TechCrunch posted an article by VFX artists Sonya Teich and Raqi Syed entitled Visual Effects: The Gender Bias Behind The Screen.
The authors present a case that the reason for the low participation rate of women in the visual effects industry and the lack of discussion for this disparity is due to a culture of sexism and gender discrimination within the industry. The evidence presented in the article to support this claim are examples involving the use of “booth babes” by some companies at Siggraph, a porn mailing list at an unlisted company (I assume this is ESC Entertainment which went out of business over 10 years ago but some are saying this is Weta Digital?!), and a jest by a director who started his career as a VFX artist. To resolve the gender disparity, the authors propose the VFX industry begin to report data on female participation rates, change hiring and evaluation practices, and institute a quota system advocated by actress Geena Davis that would add hundreds of women incrementally to close the gender gap over a 4 year period.
Teich and Syed seemingly glanced over an important fact: While the participation rates of females are low in the actual technical creation of visual effects, generally speaking participation rates are quite high in corporate, administrative, financial, and production roles at visual effects companies. Many recruiters and producers are women and intimately involved in the crewing of VFX personal. If the authors’ claim of discrimination are true, why then would a large number of females involved in the crewing process effectively discriminate against other women?
Is there a discriminatory bias in the visual effects industry or is there something more subtle going on?
A few months ago I engaged in a conversation about this issue with a leading female producer. She disagreed that there was a bias against women in the industry and that the reason for gender disparity in technical creation of VFX is basically preference. That seem to be reiterated in studies on gender values concerning work:
In general, Rosenbloom’s study found, men and women who enjoyed the explicit manipulation of tools or machines were more likely to choose IT careers – and it was mostly men who scored high in this area. Meanwhile, people who enjoyed working with others were less likely to choose IT careers. Women, on average, were more likely to score high in this arena.
In another study:
Math-precocious men were much more likely to go into engineering or physical sciences than women. Math-precocious women, by contrast, were more likely to go into careers in medicine, biological sciences, humanities, and social sciences. Both sexes scored high on the math SAT, and the data showed the women weren’t discouraged from certain career paths.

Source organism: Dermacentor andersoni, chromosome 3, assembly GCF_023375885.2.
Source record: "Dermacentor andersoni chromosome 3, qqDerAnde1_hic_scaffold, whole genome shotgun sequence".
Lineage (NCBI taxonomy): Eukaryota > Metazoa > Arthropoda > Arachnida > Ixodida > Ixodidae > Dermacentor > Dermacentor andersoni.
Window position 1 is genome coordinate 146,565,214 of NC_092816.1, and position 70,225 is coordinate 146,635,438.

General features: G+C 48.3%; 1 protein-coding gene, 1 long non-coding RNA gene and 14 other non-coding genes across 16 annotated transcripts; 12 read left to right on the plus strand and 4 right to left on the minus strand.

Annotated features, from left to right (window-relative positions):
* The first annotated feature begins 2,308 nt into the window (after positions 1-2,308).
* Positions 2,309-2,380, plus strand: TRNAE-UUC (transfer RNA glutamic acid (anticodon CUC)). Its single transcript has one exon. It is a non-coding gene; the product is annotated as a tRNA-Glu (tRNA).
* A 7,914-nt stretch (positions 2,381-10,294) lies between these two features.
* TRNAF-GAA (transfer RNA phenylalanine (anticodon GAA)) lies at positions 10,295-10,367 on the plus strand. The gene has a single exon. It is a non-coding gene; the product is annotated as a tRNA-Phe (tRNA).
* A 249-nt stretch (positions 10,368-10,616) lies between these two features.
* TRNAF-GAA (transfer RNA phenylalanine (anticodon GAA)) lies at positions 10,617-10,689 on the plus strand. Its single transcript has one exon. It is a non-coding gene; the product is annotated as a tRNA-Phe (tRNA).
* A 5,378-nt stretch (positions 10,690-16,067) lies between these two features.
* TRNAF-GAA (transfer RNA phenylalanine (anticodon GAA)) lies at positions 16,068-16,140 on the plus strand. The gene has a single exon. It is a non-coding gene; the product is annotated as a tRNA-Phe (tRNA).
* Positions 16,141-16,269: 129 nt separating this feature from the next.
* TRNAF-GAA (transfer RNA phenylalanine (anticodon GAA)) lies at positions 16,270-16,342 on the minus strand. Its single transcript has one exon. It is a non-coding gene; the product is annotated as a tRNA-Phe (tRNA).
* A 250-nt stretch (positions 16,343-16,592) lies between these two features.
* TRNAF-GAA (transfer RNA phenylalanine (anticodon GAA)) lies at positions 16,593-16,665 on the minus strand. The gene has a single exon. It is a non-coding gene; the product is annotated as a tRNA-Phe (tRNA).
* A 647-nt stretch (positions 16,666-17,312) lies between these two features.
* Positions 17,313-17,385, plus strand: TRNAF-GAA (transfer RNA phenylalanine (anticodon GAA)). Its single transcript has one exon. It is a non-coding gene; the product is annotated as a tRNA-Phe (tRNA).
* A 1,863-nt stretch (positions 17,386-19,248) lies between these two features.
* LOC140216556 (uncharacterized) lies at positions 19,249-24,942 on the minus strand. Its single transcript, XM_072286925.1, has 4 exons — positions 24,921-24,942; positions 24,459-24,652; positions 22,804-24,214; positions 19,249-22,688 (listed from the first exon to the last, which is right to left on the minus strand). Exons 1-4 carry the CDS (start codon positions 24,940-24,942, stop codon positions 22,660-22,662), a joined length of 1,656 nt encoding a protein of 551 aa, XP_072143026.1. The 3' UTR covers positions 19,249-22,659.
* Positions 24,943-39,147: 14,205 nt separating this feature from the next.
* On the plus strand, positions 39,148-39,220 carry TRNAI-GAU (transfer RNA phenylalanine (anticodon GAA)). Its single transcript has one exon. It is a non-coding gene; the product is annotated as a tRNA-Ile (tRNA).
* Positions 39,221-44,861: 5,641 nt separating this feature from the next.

The survey data showed a notable disparity on one point: That men, relative to women, prefer to work with inorganic materials; women, in general, prefer to work with organic or living things. This gender disparity was apparent very early in life, and it continued to hold steady over the course of the participants’ careers.
The authors’ proposal on solutions is also flawed. A few women on twitter who worked in VFX actually argued that a quota system would hurt their careers and wanted to be chosen for the job for the same reason many of us do: based on merit. Another issue is that even if a quota system was accepted, how would it be adopted? Most likely such a system would have to be mandated from the top by the big 6 studios who choose which VFX vendors get the work. One of those key decision-makers at the top is Marvel’s Victoria Alonso who I pointed out would take no course of action on the issue which the authors gave a pass to. “What leverage do you have?” is how the industry works, not by the fairness preached on podiums.
Lastly, I was severely disappointed in the authors tacit insinuation that this blog dismissed the discourse on gender. I’ve written about the issue amongst others as far back as four years ago. I also helped uncover pregnancy discrimination at LucasFilm, a company run by Kathleen Kennedy, a leading woman in the industry. What I discovered is that while the US has strong laws that allow people to sue for pregnancy discrimination and sexual harassment, countries where VFX work has been going don’t. “It’s a gloooobal industry!” as many proudly say.
I don’t delve too much into my personal bio on this blog but as a minority who grew up in a pretty bad part of LA and had various odds stacked against me, I’ve been grateful to have worked in the industry. While I was aware of the low rates of minorities in the industry, I never came to the conclusion that there was a racial bias in the industry. In fact, I consider VFX to be one of the most egalitarian institutions I have experienced. Unfortunately it is my observation that this latest piece suffers a similar fate as a recent post on MPC artists:
No actionable solutions, and a one way ticket for a ride in an industry on a highway to hell.